- The Supreme Court criticised the government for the delay in implementing reliefs for loans of up to ₹2 crore and asked why this was taking time.
- The bench listed the next hearing for November 2 to allow the government to pass necessary orders and circulars to banks to pass on the reliefs.
- The government had earlier conveyed its willingness to refrain from charging compound interest —interest on interest — for loans during the moratorium period for eight categories of borrowers for loan amounts up to ₹2 crore.
- These include loans to MSMEs, education loans, housing loans, consumer durable loans, credit card dues, auto loans, personal and consumption loans.
- The moratorium period ended August 31.
- Solicitor general Tushar Mehta: the process will take time as each loan account was different.
- The terms and conditions are diverse and complex, he said, explaining the delay.
- “It will be done by November 15. That’s the outer limit,” he said, citing a government affidavit.
- He assured the court that the government “intended” to pass on the benefits earlier than that.
- “Their (common man’s) Diwali is in your hands,” Justice Shah observed in a lighter vein as the bench adjourned the hearing.
- Some Opposition-ruled states will take a call on Friday on approaching the Supreme Court on the issue of the Centre pressing states to borrow to meet the deficit in GST compensation cess fund.
- Kerala finance minister Thomas Isaac told ET that chief minister Pinarayi Vijayan will consult law department officials on Friday to decide on the legal position to be taken on the matter “and we will see that seven to eight states would be approaching the Supreme Court”.
- V Narayanasamy, chief minister of Puducherry, said, “States have already begun discussions… It will have to be a collective decision.”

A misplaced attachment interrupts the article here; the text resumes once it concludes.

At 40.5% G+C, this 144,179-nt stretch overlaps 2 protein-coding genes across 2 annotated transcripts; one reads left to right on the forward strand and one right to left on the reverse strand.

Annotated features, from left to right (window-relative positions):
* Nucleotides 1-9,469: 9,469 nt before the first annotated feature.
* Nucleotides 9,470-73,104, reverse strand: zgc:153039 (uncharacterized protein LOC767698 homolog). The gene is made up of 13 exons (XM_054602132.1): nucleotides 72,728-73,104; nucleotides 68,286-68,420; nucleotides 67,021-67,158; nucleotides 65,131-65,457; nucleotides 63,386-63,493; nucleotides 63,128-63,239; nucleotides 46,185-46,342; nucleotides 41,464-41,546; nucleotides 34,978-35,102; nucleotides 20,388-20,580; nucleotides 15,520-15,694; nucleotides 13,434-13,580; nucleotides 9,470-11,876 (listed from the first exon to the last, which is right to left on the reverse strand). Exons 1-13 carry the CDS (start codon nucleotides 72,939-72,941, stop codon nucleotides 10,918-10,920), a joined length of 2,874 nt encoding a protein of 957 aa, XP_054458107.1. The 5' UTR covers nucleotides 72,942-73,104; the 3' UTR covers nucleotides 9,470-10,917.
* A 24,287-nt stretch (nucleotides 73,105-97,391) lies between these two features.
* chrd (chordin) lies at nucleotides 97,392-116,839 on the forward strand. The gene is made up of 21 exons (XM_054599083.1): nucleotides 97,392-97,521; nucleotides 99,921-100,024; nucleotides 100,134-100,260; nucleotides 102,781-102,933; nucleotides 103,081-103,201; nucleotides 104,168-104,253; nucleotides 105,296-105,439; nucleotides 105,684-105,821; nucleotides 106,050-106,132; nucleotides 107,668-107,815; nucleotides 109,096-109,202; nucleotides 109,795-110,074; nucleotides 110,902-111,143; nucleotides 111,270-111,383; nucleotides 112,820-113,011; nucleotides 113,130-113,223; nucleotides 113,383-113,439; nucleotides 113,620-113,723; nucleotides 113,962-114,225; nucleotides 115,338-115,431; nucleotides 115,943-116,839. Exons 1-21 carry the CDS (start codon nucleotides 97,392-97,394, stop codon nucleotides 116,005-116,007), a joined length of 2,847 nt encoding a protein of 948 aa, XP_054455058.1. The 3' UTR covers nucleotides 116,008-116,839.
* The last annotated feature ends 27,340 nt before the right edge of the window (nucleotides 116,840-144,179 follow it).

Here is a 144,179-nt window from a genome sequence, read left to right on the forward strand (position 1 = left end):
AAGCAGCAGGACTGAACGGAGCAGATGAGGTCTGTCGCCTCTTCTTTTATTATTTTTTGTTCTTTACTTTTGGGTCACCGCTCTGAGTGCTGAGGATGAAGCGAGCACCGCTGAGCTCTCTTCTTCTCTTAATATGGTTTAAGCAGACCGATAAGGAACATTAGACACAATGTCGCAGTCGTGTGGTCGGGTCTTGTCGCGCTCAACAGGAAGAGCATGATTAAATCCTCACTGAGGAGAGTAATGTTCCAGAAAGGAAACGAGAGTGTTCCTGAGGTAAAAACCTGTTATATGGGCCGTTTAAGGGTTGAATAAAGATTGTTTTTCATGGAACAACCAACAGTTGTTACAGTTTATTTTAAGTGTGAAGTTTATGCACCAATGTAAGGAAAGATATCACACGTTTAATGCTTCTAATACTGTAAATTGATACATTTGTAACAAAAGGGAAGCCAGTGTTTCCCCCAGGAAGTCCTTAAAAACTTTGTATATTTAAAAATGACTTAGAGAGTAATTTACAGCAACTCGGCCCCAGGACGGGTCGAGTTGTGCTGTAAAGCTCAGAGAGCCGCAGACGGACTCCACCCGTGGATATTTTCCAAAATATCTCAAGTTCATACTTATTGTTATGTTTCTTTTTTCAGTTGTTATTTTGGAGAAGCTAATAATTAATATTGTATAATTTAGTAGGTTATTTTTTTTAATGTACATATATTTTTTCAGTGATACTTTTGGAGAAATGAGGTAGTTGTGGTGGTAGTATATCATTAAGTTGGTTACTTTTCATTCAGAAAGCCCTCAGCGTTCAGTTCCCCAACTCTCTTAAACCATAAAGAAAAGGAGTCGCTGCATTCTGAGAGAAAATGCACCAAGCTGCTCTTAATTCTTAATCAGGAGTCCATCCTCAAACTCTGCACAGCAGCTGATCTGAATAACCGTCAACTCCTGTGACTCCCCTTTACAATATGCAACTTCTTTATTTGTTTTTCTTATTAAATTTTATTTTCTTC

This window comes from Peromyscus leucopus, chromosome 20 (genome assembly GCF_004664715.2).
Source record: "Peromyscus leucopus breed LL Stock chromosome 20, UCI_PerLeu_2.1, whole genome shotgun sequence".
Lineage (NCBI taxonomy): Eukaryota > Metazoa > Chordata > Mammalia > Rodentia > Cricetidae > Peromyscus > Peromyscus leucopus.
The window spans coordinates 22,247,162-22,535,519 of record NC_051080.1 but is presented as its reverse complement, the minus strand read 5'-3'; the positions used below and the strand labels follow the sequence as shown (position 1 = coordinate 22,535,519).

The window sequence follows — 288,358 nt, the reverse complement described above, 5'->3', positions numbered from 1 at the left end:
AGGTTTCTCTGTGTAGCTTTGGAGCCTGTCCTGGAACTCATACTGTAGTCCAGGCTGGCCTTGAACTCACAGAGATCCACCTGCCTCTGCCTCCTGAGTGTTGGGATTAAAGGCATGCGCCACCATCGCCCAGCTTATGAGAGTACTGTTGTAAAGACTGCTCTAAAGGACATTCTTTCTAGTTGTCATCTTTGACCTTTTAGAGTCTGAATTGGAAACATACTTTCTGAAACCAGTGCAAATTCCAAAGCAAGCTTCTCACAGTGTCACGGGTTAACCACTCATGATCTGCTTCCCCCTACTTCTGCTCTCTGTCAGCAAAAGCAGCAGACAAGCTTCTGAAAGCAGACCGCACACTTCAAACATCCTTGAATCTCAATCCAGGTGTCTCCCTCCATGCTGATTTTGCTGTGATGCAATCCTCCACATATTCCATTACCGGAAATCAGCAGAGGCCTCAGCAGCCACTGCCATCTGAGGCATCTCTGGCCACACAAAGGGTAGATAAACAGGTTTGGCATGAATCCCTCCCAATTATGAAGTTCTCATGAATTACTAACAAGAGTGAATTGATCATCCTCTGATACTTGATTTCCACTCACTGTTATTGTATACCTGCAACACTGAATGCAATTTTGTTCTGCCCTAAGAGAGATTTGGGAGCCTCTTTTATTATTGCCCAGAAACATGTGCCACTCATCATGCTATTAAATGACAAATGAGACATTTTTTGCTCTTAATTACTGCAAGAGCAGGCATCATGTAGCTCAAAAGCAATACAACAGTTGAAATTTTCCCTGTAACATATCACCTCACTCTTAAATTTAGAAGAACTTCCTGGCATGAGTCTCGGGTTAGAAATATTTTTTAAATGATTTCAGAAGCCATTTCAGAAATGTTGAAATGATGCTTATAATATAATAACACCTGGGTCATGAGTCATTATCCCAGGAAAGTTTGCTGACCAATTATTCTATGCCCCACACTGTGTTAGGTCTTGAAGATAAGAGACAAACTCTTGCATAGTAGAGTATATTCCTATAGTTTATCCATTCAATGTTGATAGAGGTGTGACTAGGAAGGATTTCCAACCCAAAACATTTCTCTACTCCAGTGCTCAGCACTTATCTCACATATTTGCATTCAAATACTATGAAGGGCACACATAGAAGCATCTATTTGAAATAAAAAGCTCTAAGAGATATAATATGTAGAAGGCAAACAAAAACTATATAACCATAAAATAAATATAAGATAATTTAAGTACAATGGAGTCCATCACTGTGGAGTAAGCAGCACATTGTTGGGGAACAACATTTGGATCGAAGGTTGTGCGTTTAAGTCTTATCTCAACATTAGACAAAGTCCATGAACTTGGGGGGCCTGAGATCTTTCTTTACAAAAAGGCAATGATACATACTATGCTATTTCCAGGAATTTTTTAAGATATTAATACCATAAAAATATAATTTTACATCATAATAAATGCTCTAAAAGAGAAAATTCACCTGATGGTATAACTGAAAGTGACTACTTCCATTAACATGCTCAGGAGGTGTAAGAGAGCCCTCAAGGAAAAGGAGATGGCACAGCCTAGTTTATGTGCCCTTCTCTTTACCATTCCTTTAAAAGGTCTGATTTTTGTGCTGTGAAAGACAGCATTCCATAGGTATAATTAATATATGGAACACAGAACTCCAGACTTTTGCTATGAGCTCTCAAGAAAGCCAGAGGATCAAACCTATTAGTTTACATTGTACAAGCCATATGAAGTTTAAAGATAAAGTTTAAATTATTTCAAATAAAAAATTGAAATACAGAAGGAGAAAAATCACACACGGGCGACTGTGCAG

- These states could create a common front against the Centre’s proposals, even as unconditional additional open market borrowing has been enabled for 21 states.
- Unconditional borrowing of 0.5% of gross state domestic product (GSDP) is allowed to states that opt for option one.
- This is separate from the borrowing of Rs 1,1 lakh crore envisaged for meeting the compensation shortfall.
Healthcare Pros Across Borders
- India has pitched for easier cross-border movement of healthcare professionals and sought an outcome for the initiative at the ministerial conference of the World Trade Organization (WTO) next year.
- New Delhi on Tuesday told the multilateral trade body that restrictive trade practices in the services sector have led to inability of countries in mobilising such professionals during the ongoing pandemic.
- India: the pandemic has brought out the inherent weaknesses and inequalities in the global economic system.
- New Delhi said the need of the hour is a short-term package of measures to address the immediate challenges posed by the pandemic, and a long-term conversation on how to reform an ailing and imbalanced global trading system.
- India and South Africa have put a proposal that seeks to ensure timely and equitable availability of new diagnostics, therapeutics and vaccines for Covid-19 in sufficient quantities and at affordable prices.
Cabinet nod for Adnoc
- The Cabinet has permitted Abu Dhabi National Oil Company (Adnoc) to export crude oil it has stored in Indian strategic reserve and lowered the quantity of crude oil it must always keep in the emergency stockpile in a bid to make it commercially more attractive for the foreign investor.
- Adnoc and Saudi Aramco, the two companies that have shown interest in filling Indian strategic reserves, have been demanding the freedom to re-export crude from Indian strategic reserves.
- Their ambition is to make India a regional crude storage hub from where they can serve neighbouring countries like Bangladesh and Sri Lanka.
4 Labour Codes
- India intends to implement all four labour codes from April 1.
- Rollout of flexible labour laws that will make hiring and firing easier.
- Govt official said that we have begun the process of drafting the rules and hope to finalise them in the last quarter of this fiscal year.
- The Union labour ministry has reached out to states to firm up rules pertaining to establishments in their jurisdictions to facilitate the simultaneous rollout of all the labour codes from the next fiscal year.
- The labour codes, which subsume 29 labour laws into four codes, have given ample powers to states to change laws according to their requirement.
- While states have jurisdictions over most establishments, the central government has jurisdiction over key sectors like coal and mining.
- Parliament recently passed the Industrial Relations Code, the Code on Social Security, and the Code on Occupational Safety, Health and Working Conditions, following which they have been notified.
- The Code on Wages was passed and notified last year but has not been implemented yet.